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Painkillers show Alzheimer’s promise

08.11.2001



Ibuprofen could keep more than headaches at bay.
© SPL



More evidence is emerging that over-the-counter painkillers such as ibuprofen could form the basis of future treatments for Alzheimer’s disease. A new study suggests that some non-steroidal anti-inflammatory drugs (NSAIDs) block a process thought to cause the degenerative brain disease.

... mehr zu:
»Alzheimer »Cox »NSAID


In mice and in cultured human cells, certain NSAIDs prevent a harmful variety of a protein called amyloid from forming - instead the cells produce another amyloid. Many believe that Alzheimer’s results when clumps - called plaques - of the harmful amyloid accumulate in the brain.

Better still, the NSAIDs do not seem to effect other brain proteins. Existing Alzheimer’s drugs interfere with all amyloid proteins and other molecules in the brain, causing undesirable side-effects.

"This is the first known set of compounds that inhibit the pathogenic [amyloid]," says Edward Koo, a neuroscientist at the University of California, San Diego, who led the study1.

Although promising, experimental success in cell cultures and mice doesn’t always translate to humans, Koo warns. "This doesn’t mean it’s safe to take these drugs to treat Alzheimer’s," he says. A human would have to consume the equivalent of 16 ibuprofen tablets a day before any effect was seen - far more than the recommended safe dose.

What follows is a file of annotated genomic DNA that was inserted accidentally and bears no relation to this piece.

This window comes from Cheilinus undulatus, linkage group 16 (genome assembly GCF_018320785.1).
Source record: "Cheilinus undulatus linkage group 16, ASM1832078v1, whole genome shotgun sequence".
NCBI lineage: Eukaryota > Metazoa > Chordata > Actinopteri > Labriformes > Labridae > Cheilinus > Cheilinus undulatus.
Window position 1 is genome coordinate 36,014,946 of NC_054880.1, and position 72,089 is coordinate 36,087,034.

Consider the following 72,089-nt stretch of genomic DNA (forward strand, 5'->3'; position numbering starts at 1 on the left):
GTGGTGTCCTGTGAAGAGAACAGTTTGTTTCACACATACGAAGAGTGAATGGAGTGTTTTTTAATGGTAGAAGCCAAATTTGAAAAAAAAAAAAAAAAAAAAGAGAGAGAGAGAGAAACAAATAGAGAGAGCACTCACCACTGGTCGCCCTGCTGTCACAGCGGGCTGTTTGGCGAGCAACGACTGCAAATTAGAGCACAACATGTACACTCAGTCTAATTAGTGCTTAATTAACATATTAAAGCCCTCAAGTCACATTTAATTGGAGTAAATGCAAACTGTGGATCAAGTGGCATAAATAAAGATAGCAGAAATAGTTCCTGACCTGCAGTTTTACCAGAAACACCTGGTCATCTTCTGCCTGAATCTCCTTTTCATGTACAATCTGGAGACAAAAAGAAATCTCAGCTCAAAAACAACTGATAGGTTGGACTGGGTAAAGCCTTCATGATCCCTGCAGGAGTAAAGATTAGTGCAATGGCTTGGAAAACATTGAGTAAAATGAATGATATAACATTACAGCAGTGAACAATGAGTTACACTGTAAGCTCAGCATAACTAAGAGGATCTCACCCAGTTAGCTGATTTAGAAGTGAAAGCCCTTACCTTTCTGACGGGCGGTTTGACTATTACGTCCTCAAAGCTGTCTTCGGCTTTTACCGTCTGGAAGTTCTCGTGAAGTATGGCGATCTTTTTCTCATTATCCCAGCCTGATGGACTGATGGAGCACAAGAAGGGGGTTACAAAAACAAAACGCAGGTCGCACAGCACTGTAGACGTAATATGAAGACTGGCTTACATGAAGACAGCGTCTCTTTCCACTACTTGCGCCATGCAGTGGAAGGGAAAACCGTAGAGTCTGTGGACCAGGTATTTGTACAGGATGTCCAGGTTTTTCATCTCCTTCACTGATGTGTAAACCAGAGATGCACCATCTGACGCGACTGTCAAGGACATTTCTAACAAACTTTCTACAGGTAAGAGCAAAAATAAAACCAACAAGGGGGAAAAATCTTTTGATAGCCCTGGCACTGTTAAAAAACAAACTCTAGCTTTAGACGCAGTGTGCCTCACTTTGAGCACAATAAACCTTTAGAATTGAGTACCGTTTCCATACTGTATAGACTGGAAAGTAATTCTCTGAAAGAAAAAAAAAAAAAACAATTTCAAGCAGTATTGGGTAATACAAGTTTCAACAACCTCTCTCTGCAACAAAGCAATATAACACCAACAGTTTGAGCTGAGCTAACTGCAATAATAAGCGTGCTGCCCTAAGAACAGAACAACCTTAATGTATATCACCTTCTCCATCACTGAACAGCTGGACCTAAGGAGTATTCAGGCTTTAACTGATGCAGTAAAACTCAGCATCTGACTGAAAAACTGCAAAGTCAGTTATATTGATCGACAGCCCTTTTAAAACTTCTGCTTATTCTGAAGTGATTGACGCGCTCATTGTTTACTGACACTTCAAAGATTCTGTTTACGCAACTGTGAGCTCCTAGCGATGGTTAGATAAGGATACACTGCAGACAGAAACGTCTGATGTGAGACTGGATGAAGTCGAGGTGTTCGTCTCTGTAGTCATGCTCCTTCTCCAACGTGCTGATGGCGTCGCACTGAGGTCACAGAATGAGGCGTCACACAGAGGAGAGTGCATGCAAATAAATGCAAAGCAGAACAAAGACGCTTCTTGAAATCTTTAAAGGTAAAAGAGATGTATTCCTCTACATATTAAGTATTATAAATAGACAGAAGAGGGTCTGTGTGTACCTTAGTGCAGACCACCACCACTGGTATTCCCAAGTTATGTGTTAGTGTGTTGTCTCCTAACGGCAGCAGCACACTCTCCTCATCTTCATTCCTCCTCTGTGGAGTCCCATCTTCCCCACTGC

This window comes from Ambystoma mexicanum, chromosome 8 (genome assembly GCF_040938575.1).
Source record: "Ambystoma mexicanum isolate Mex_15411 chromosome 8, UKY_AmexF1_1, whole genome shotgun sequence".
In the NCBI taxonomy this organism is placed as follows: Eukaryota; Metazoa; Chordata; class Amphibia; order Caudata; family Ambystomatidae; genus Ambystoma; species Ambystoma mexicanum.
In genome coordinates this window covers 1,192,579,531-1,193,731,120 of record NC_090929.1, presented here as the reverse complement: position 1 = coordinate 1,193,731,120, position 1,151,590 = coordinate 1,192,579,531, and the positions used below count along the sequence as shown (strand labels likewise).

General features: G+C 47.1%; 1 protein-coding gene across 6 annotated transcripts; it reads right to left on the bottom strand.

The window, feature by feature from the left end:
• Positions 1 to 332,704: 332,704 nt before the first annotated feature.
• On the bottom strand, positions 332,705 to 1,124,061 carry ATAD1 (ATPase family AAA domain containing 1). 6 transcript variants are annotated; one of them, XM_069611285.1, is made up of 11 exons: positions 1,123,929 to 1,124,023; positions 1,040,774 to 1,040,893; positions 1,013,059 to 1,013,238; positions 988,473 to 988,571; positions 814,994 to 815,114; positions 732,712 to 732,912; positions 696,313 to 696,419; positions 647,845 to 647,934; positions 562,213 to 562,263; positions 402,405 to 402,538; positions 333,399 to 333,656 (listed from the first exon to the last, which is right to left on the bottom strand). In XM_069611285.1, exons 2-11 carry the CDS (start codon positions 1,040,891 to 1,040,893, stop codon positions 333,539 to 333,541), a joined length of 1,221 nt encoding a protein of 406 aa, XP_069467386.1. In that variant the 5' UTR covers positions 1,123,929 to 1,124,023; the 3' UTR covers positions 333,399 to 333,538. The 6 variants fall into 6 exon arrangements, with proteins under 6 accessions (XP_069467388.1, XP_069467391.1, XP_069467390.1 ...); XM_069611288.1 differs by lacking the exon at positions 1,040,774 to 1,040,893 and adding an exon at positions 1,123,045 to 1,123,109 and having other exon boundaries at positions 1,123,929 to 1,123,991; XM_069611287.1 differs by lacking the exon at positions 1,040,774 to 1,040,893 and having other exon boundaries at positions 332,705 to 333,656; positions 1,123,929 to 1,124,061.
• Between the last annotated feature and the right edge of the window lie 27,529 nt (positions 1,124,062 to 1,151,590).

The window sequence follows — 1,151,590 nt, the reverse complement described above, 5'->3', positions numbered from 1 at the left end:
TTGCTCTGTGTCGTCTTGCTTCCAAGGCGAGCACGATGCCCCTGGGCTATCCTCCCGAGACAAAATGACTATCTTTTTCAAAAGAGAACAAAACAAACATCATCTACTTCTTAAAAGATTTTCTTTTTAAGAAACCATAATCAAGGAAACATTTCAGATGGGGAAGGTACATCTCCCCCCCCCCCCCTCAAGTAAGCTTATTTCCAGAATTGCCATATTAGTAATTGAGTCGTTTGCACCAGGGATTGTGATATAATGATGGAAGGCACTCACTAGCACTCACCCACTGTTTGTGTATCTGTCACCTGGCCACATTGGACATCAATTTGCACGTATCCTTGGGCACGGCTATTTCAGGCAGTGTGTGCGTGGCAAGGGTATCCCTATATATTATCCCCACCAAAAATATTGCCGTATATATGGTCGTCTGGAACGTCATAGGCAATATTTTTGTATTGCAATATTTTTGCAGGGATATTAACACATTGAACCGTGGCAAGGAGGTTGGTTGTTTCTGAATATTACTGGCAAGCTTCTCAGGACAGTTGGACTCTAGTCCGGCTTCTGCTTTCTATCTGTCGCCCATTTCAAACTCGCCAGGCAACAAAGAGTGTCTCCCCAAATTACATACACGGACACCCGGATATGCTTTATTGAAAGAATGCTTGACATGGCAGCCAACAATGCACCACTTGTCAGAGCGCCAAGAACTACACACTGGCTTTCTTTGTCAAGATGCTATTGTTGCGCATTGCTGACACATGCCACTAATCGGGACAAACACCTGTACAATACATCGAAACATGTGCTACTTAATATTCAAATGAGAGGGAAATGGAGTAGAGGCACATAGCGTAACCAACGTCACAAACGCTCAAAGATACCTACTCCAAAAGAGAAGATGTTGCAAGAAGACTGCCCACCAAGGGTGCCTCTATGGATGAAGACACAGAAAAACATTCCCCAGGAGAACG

But by looking for compounds that are similar to NSAIDs, Koo hopes to produce a new Alzheimer’s drug with anti-plaque properties but none of the toxic side-effects of either NSAIDs or current Alzheimer’s drugs.

It may be a bit more difficult than that, warns Michael Garavito, a molecular biologist at Michigan State University in East Lansing. "This tantalizing research makes it worthwhile exploring this pathway further," he says, but he doubts that researchers will easily uncover the NSAID connection until Alzheimer’s itself is better understood. "It’s still up in the air as to what is the root cause of Alzheimer’s," he says.

Lack of inflammation

There has long been tantalizing evidence that NSAIDs might alleviate Alzheimer’s disease. Occasionally, Alzheimer’s symptoms are reduced in elderly patients who take NSAIDs to ease pain and inflammatory diseases such as arthritis.

"There’s a major controversy as to what is actually happening," says Garavito. Many NSAIDs, such as aspirin, have no effect on Alzheimer’s symptoms. Others, such as ibuprofen, show some effect but only at high, potentially toxic doses.

The plaque-scotching signs seen by Koo’s team do not seem to be due to the anti-inflammatory properties of NSAIDs. These medicines inhibit inflammation by inducing cooxygenase (COX) enzymes, but the NSAIDs still had their anti-plaque effect in mutant cells that lack COX, the team found.

References

  1. Weggen, S. et al. A subset of NSAIDs lower amyloidogenic Aß42 independently of cyclooxygenase activity. Nature, 414, 212 - 216, (2001).


TOM CLARKE | © Nature News Service
Weitere Informationen:
http://www.nature.com/nsu/011108/011108-10.html

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